Coronavirus prompts dietary changes among Chinese consumers

10 March 2020 3 min. read

Only one in every five Chinese consumers have maintained their ordinary diets during the coronavirus outbreak according to a new survey from global consultancy Oliver Wyman.

A recent survey by global management consultancy Oliver Wyman conducted among 1,000 Chinese consumers has found that 80 percent of the respondents have altered their diets during the ongoing coronavirus (COVID-19) outbreak – including half of those ‘substantially’ – with animals and e-grocers the biggest winners. According to the survey, close to two thirds of local consumers have increased their online food shopping over the past month.

Fresh fruit and vegetable purchases have seen a significant spike (with those at the epicenter of the outbreak becoming more health conscious and keen for an immune-system boost) – with respectively 37 and 40 percent of respondents increasing their consumption of each category. Not all animals have fared well as a result of the virus however; the consumption of eggs and dairy has also jumped among 35 and 33 percent, as a protein alternative to limited fresh meat.

Rice, pasta and noodle buying has also increased among a good number of respondents, resulting in the largest net overall uptick among product categories. Here though, much of the purchasing has been made to stock up, with 55 percent of the sales put down to stockpiling. Frozen and chilled products are also up among 43 percent of consumers, with 57 percent filling up freezers to counter supply-chain disruption. Oddly, tinned food purchases have remained virtually steady.

Consumption changes in China due to coronavirus

Perhaps less of a surprise, purchases of vitamins, minerals and supplements (VMS) have also jumped, but here may have gained longer-term traction. “For the categorical changes, the shifts might revert back to the norm over time in many food categories. However, the positive trend for VMS products is likely here to stay,” said Oliver Wyman’s local Retail & Consumer Goods lead Jacques Penhirin. “This resurgence of the prevention mindset could be a real game changer.”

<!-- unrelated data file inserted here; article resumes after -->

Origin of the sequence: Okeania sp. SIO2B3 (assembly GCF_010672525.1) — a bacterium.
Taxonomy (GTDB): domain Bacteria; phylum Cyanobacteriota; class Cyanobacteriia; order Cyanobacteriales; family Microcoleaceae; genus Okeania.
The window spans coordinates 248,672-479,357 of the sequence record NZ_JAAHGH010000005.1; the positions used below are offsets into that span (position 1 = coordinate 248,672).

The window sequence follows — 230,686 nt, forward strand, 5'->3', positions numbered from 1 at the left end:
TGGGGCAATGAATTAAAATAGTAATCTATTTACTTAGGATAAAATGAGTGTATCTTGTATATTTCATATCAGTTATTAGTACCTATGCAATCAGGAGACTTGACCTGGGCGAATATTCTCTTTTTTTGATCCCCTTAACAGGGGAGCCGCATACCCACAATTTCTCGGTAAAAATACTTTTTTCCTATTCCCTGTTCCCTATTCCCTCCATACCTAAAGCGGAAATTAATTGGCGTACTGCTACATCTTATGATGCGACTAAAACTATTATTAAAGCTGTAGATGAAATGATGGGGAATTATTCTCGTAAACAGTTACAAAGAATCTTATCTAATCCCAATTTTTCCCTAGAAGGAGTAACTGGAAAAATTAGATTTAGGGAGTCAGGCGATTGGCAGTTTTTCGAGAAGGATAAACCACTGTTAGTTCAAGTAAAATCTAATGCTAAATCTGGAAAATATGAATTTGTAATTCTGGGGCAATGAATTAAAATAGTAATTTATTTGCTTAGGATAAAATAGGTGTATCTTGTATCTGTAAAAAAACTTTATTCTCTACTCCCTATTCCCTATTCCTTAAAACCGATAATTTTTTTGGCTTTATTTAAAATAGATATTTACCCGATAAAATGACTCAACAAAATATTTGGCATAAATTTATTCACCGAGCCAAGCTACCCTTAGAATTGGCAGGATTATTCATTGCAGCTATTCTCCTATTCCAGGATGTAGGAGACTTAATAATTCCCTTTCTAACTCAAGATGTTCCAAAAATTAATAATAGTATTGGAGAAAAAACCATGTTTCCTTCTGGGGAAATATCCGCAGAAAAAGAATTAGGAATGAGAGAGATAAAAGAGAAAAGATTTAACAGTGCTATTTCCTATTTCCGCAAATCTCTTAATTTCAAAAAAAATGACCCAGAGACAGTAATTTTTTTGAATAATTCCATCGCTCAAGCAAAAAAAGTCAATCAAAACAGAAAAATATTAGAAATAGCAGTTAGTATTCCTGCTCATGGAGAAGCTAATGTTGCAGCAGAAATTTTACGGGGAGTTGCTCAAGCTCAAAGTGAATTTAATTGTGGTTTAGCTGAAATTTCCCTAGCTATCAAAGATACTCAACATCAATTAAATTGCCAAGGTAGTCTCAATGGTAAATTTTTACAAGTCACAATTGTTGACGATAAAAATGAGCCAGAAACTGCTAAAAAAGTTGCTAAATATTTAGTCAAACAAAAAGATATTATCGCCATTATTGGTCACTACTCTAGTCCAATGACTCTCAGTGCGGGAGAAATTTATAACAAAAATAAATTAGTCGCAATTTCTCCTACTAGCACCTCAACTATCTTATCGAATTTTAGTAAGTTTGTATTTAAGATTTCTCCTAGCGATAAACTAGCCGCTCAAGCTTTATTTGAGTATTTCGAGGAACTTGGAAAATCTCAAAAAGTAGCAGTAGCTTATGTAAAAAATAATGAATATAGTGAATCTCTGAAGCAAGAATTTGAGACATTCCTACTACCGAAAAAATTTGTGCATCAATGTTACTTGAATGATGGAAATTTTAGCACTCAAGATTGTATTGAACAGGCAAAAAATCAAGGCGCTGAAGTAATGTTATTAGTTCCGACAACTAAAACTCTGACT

As might be expected with the widespread quarantine measures and desire to avoid potentially contagious fellow citizens, the ordering of groceries online has exploded – for what is an ecommerce segment which has to date experienced slower penetration rates compared to other consumer categories. Still China is already the largest e-grocery market in the world, and now 62 percent of local respondents have upped their online grocery shopping in the past month.  

While incumbents such as Tmall and Taobao have certainly cashed in with increased basket sizes and shopping frequency, the big winners here have been the up-and-comers. Over half of the Oliver Wyman survey respondents stated that they had expanded beyond their go-to platforms in an effort to meet their grocery needs during the crisis, with smaller platforms receiving a big boost in new acquisitions – 17 percent of respondents have tried MissFresh for the first time.

“Consumers are being more demanding, especially with heightened health concerns. This scenario lays the path for emerging vertical e-commerce players to catch up with or even leapfrog established integrated players,” said Penhirin. We view the current climate as a huge opportunity for smaller and niche e-commerce players. While larger players are clearly the first stop for most consumers, out-of-stock situations have driven them to explore other platforms.”